Recycling. We all know we need to do our bit; but it can be a bit of a hassle, can’t it? Making sure everything is in the right bin, getting it out on time and finding a place to take the items we can’t recycle at home.
Individually we might struggle, but Wiltshire Council is trying to support us in our efforts to send less to landfill; expanding the options we have for disposing of what we throw away. In December 2022, kerbside collections of batteries began. This saves us traipsing around town to find somewhere that recycles them and also reduces fires at landfill sites caused when batteries get mixed in with ordinary rubbish.
In the year 2021-2022, 42.2% of all Wiltshire’s household waste was either recycled, reused or composted. Initially, this sounds ok, but it’s lower than the figure for England as a whole in 2020 (44%). Perhaps if we could recycle or compost a wider variety of materials ourselves, we could catch up with the rest of the country. Although the recycling centre offers many options, it’s no good for those of us who don’t have access to a vehicle.
As of 2017, 44% of UK households had food recycling bins. In May 2021, DEFRA announced all UK households would have weekly food waste collections by 2023, but so far, there is no sign of that scheme being rolled out near here.
Globally, plastic remains the most problematic material. Some larger supermarkets now allow us to take soft plastics to them for recycling. But for me at least, it’s not very convenient. I don’t drive and only visit the supermarket once or twice a month, by which time even our small household has accumulated so much soft plastic it’s a real pain to carry on my 25-minute walk. I can’t help but wonder how much more plastic would be recycled if we could do it from home, even if it needed an extra bin or more frequent collections. I know we should be reducing our use of plastic rather than just recycling it; but until manufacturers change the way they package their products, recycling what we do use is the most realistic course of action.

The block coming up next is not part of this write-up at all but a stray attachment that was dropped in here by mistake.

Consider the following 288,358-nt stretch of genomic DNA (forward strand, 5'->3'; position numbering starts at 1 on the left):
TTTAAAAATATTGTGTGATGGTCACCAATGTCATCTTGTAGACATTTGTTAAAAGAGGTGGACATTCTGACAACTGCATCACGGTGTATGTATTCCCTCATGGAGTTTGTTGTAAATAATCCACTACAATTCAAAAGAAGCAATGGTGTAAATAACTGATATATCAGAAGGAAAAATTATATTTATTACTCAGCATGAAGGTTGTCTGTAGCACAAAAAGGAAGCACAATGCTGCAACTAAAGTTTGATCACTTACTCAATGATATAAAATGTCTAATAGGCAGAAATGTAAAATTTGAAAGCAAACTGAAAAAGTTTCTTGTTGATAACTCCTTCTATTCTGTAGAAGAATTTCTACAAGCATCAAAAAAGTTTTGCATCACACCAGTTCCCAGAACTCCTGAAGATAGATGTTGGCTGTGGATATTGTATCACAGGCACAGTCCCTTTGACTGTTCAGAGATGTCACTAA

Compared to the County town of Trowbridge, nearby Corsham seems to have a better handle on this issue. They’ve created a recycling ‘hub’, open three days a week at the community leisure centre. It not only offers a place to recycle what is harder to dispose of, it also raises money for charity. The list of what they accept includes plastic packaging, printer cartridges and medicine blister packs. Trowbridge does seem to be catching up, even if it’s taking a while. The town council have recently set aside £5,000 to establish something similar to the Corsham Hub here. It’s important to note that the location is key and it would have to rely on volunteers, so whether or not it will be a success remains to be seen. Still, forward is forward, no matter the pace. If we all band together to let the council know what we need from them, progress can be quickened and could perhaps bring our recycling statistics in line with the rest of the UK and lead to a more sustainable future for all.